Destination: Orkney Isles

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From our location in Gort, Ireland, deep in WB Yeats country, we were directed to the Orkney Islands. Elyn joked that WB Yeats was handing us back to Elen of the Ways, who would be our guide for the next part of our journey. We had visited Orkney before, to do research for our book Powerful Places in Scotland, but we hadn’t been thinking of returning.

Getting to Orkney is a bit tricky. One can travel by air from several locations in Scotland or by ferry from three Scottish locations, but we were in Ireland. We considered the various options and decided to fly from the nearest airport, Shannon, to Edinburgh, and then to Kirkwall on Mainland, the largest of the Orkney Islands. It was complicated.

WB Yeats and Elen of the Ways, trustworthy as they were about our destinations, appeared to be clueless about the complexities of twenty-first century travel. Perhaps they were just not concerned about such minor details.

Nor did they know anything about accommodations and hiring local, in-the-flesh guides. Making hotel reservations in Kirkwall took several calls, and we chose our dates based on the severely limited availability of hotel rooms. Although it was early September, Orkney was still full of tourists. (We later learned that cruise ships have started to include Orkney on their itineraries.) Getting into the sites we wanted to see, in particular the Tomb of the Eagles, was also problematic. A limited number of local guides take tourists around the islands, and most were already booked.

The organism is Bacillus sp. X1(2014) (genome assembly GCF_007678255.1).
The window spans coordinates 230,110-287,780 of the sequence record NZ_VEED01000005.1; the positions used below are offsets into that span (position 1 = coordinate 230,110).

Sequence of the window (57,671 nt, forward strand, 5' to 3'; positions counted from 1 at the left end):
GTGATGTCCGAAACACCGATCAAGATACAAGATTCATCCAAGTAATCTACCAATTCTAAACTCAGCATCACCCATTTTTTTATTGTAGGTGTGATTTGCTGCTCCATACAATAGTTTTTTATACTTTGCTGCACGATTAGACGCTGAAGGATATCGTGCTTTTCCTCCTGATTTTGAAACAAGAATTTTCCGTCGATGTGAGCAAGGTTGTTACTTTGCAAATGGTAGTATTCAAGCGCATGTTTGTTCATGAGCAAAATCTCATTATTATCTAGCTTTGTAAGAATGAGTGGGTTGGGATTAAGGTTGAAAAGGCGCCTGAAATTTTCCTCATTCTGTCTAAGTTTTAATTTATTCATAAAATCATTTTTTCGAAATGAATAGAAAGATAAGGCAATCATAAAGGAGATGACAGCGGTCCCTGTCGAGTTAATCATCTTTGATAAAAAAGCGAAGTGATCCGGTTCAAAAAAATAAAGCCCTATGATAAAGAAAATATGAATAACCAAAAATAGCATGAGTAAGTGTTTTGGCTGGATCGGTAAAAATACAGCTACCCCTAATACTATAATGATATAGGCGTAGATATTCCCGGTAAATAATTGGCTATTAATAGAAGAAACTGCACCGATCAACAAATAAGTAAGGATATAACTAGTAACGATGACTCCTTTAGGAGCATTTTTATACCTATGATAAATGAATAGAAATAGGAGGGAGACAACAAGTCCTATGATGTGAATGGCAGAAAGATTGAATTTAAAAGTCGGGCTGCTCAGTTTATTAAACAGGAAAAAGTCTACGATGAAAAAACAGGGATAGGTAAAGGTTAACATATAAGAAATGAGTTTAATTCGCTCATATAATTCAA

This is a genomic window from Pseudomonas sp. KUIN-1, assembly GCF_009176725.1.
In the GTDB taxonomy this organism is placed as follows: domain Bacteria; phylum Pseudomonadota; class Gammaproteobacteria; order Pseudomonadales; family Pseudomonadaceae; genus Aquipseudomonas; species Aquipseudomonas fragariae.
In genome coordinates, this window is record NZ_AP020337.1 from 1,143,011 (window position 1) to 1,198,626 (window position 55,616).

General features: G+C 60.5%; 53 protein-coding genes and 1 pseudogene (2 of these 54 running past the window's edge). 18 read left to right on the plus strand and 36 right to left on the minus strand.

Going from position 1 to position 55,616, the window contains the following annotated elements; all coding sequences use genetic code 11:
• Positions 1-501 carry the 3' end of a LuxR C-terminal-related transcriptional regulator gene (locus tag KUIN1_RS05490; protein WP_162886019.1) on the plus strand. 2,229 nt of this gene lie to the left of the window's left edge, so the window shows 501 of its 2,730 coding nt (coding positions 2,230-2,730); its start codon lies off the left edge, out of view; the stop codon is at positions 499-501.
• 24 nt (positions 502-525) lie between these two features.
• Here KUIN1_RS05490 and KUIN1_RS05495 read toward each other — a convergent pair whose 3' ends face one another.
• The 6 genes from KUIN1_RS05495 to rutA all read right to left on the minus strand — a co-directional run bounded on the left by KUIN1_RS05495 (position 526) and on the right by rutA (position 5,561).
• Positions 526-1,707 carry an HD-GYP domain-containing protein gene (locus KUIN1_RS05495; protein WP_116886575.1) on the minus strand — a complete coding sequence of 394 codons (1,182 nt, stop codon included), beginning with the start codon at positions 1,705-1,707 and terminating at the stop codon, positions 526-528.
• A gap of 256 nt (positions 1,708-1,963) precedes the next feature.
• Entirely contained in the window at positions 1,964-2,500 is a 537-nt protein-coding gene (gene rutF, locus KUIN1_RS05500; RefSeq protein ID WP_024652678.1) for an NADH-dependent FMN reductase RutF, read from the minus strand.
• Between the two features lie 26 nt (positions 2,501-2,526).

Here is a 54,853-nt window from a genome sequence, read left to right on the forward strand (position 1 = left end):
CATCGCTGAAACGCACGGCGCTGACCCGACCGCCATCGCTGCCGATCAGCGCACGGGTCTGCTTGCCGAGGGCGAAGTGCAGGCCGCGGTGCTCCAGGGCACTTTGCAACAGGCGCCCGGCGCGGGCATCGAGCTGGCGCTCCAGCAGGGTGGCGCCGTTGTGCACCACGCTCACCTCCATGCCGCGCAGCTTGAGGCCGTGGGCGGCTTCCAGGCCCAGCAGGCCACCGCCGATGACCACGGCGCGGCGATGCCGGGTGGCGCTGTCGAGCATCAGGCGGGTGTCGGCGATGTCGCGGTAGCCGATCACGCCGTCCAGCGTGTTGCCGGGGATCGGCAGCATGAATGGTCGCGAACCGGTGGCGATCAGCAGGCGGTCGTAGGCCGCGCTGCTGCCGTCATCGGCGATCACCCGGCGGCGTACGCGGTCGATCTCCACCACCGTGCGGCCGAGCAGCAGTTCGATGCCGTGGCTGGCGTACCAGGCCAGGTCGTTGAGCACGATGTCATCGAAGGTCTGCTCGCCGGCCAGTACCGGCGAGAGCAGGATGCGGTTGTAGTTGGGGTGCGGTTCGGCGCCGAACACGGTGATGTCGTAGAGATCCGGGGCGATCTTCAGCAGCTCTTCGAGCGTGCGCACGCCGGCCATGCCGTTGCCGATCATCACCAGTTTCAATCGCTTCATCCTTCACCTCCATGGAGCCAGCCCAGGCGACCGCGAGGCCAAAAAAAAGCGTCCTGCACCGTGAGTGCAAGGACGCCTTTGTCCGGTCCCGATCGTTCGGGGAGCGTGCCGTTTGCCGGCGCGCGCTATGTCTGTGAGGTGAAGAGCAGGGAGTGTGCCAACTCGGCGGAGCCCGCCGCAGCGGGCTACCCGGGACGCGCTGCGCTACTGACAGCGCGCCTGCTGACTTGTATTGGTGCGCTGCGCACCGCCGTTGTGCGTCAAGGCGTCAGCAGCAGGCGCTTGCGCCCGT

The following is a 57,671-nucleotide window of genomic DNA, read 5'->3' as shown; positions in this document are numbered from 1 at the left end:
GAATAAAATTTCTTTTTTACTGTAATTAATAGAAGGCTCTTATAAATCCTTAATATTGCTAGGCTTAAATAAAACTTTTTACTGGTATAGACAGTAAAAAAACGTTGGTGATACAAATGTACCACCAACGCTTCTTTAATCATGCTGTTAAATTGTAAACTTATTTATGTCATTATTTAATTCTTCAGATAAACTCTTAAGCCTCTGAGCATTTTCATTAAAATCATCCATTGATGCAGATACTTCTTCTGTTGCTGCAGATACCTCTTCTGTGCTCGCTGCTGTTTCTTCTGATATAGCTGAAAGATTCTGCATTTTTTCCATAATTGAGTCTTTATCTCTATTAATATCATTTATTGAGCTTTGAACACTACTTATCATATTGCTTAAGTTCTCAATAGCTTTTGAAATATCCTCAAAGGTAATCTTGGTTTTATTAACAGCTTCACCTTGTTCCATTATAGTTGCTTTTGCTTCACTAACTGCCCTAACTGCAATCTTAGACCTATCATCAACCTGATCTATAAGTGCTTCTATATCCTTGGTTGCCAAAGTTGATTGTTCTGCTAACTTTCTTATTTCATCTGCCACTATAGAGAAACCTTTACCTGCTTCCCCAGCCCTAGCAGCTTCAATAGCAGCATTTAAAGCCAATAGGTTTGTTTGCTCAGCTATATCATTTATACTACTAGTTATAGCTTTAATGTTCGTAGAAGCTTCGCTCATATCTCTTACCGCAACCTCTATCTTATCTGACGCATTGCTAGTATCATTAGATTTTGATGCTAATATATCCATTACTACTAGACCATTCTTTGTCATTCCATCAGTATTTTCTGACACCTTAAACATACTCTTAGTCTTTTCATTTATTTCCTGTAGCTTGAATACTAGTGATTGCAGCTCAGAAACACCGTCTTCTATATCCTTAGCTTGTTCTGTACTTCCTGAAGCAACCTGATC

The Towie Ball in the National Museum of Scotland.

The Towie Ball in the National Museum of Scotland.

Edinburgh was not a destination that Elen of the Ways had specified. It was simply a stopover between Ireland and Orkney. But we took advantage of our visit to see the Towie Ball and the Isle of Lewis walrus-ivory chess pieces at the National Museum of Scotland again.

The Towie Ball and other similar balls found mostly in Scotland, are elaborately carved stone balls dating from around 2500 BCE. They fit easily in the hand. Their purpose is a mystery. Some have elaborate spiral patterns incised into them and others have protruding bump-like, knobs. We had to ask several museum guides at the National Museum before we were able to find the stone balls tucked away in a small side room in the museum. They are indeed a puzzle. Are they displays of artisanal excellence? Game objects? Journeyman practice pieces? Nobody knows.

By the way, Elyn is reading an interesting book by Lynne Kelly called The Memory Code, which presents the intriguing possibility that megalithic sites and objects like the Towie Ball were created as aids for the non-literate memory. This is pure speculation, since no written records exist for such early times, but Kelly cites the “song lines” of the Australian aborigines as modern evidence of the use of physical objects by non-literate people as memory aids.

 The Orkney Islands from the air.

The Orkney Islands from the air.

Part of our process on this guided walkabout was to learn discernment: what we needed to plan in advance and what we needed to leave open for serendipity and surprise. Clearly we needed to plan for a tour on Orkney or we wouldn’t have anything to do when we got there! But if we got into detailed planning of every step, we would miss the fortuitous opportunity that might present itself. Sometimes it felt like walking on a knife edge, but I was learning to let go of my life-long pattern of over-planning. If nothing else, this way of traveling put me outside of my comfort zone.

 Carved stone balls in the Kirkwall City Museum.

Carved stone balls in the Kirkwall City Museum.